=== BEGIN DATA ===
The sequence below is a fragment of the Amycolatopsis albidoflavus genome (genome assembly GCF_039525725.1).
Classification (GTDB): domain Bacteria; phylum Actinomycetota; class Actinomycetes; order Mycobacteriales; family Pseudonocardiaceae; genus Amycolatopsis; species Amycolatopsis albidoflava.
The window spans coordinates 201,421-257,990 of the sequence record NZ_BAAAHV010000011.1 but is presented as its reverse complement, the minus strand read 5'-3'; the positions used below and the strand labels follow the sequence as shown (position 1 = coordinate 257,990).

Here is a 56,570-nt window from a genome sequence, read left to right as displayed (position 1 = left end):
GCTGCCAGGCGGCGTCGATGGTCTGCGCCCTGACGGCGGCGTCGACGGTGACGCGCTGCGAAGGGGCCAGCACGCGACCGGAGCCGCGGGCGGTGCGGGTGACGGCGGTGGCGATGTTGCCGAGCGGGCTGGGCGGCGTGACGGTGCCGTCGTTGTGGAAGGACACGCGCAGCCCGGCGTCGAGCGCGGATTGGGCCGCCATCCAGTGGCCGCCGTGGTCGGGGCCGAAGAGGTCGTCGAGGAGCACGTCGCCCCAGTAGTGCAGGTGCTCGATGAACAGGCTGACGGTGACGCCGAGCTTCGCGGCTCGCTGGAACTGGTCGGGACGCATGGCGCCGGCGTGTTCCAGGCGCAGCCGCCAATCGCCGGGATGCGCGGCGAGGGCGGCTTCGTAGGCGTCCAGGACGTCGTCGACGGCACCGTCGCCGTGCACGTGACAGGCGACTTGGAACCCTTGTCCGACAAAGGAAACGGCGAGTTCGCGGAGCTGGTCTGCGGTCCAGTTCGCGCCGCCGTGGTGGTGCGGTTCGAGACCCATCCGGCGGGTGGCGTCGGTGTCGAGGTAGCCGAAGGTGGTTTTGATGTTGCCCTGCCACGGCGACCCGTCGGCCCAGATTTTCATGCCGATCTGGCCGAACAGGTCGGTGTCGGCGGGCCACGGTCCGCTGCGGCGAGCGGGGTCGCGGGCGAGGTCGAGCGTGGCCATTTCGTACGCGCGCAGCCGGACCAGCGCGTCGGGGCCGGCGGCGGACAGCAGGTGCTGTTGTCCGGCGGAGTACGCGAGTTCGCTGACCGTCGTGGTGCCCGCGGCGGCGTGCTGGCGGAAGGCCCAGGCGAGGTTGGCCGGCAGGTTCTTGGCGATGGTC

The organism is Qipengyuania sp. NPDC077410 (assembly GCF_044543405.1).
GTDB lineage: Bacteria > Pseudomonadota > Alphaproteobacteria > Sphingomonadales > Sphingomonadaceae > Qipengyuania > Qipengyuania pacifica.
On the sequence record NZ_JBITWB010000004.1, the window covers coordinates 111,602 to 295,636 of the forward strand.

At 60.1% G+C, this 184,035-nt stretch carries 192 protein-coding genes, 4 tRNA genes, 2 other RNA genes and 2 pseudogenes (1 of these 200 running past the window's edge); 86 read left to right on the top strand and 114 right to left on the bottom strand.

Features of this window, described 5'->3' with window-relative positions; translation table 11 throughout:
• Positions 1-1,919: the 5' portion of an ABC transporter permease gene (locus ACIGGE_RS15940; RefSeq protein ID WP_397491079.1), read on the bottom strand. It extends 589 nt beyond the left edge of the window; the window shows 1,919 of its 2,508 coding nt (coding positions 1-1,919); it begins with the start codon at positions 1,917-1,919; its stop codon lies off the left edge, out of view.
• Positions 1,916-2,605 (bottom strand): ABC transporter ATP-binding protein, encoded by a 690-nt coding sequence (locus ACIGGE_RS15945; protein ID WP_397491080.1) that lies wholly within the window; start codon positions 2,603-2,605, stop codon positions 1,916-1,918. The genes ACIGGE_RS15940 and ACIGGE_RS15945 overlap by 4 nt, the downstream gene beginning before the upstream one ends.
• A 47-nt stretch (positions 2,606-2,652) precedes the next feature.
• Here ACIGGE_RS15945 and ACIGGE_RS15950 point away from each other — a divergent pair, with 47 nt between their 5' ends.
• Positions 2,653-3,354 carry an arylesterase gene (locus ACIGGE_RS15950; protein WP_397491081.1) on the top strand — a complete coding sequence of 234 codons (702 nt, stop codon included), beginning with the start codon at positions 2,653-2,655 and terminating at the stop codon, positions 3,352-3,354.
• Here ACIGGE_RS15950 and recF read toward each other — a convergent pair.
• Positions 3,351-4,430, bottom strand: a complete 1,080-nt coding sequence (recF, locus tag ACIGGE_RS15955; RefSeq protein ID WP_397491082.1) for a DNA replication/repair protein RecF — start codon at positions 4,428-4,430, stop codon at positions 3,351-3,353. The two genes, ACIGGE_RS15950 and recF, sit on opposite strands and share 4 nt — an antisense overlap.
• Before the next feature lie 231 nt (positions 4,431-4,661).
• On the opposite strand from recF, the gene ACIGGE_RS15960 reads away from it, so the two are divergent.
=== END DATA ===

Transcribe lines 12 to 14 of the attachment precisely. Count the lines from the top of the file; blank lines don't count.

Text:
• Positions 1,916-2,605 (bottom strand): ABC transporter ATP-binding protein, encoded by a 690-nt coding sequence (locus ACIGGE_RS15945; protein ID WP_397491080.1) that lies wholly within the window; start codon positions 2,603-2,605, stop codon positions 1,916-1,918. The genes ACIGGE_RS15940 and ACIGGE_RS15945 overlap by 4 nt, the downstream gene beginning before the upstream one ends.
• A 47-nt stretch (positions 2,606-2,652) precedes the next feature.
• Here ACIGGE_RS15945 and ACIGGE_RS15950 point away from each other — a divergent pair, with 47 nt between their 5' ends.